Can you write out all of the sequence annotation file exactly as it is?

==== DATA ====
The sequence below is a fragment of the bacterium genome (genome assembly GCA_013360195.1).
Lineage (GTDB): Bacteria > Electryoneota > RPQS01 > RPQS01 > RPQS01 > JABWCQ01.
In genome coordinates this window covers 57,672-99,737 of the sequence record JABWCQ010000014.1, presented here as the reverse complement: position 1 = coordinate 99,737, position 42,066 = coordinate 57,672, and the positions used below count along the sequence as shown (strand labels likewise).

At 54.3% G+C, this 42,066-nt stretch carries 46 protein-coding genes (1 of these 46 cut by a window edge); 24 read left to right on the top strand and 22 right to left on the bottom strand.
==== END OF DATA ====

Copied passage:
The sequence below is a fragment of the bacterium genome (genome assembly GCA_013360195.1).
Lineage (GTDB): Bacteria > Electryoneota > RPQS01 > RPQS01 > RPQS01 > JABWCQ01.
In genome coordinates this window covers 57,672-99,737 of the sequence record JABWCQ010000014.1, presented here as the reverse complement: position 1 = coordinate 99,737, position 42,066 = coordinate 57,672, and the positions used below count along the sequence as shown (strand labels likewise).

At 54.3% G+C, this 42,066-nt stretch carries 46 protein-coding genes (1 of these 46 cut by a window edge); 24 read left to right on the top strand and 22 right to left on the bottom strand.